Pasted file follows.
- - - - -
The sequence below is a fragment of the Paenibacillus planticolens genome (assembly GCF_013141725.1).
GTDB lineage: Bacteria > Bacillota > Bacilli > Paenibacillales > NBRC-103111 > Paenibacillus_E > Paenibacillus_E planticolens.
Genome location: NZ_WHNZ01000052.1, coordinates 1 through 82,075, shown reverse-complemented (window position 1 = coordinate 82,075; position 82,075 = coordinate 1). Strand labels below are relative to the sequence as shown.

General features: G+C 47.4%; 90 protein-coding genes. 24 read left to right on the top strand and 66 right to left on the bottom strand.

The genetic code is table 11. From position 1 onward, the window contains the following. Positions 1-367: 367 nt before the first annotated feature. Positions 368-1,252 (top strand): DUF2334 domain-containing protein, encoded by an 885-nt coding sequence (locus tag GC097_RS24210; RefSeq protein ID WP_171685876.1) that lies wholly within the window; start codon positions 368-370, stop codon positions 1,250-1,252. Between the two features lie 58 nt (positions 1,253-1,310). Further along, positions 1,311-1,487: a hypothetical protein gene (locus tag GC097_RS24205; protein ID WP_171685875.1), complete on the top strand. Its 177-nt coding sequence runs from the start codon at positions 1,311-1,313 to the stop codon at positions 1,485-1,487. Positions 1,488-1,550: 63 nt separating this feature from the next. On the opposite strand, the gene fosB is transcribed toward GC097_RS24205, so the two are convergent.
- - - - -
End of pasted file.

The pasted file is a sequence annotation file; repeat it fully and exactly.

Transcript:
The sequence below is a fragment of the Paenibacillus planticolens genome (assembly GCF_013141725.1).
GTDB lineage: Bacteria > Bacillota > Bacilli > Paenibacillales > NBRC-103111 > Paenibacillus_E > Paenibacillus_E planticolens.
Genome location: NZ_WHNZ01000052.1, coordinates 1 through 82,075, shown reverse-complemented (window position 1 = coordinate 82,075; position 82,075 = coordinate 1). Strand labels below are relative to the sequence as shown.

General features: G+C 47.4%; 90 protein-coding genes. 24 read left to right on the top strand and 66 right to left on the bottom strand.

The genetic code is table 11. From position 1 onward, the window contains the following. Positions 1-367: 367 nt before the first annotated feature. Positions 368-1,252 (top strand): DUF2334 domain-containing protein, encoded by an 885-nt coding sequence (locus tag GC097_RS24210; RefSeq protein ID WP_171685876.1) that lies wholly within the window; start codon positions 368-370, stop codon positions 1,250-1,252. Between the two features lie 58 nt (positions 1,253-1,310). Further along, positions 1,311-1,487: a hypothetical protein gene (locus tag GC097_RS24205; protein ID WP_171685875.1), complete on the top strand. Its 177-nt coding sequence runs from the start codon at positions 1,311-1,313 to the stop codon at positions 1,485-1,487. Positions 1,488-1,550: 63 nt separating this feature from the next. On the opposite strand, the gene fosB is transcribed toward GC097_RS24205, so the two are convergent.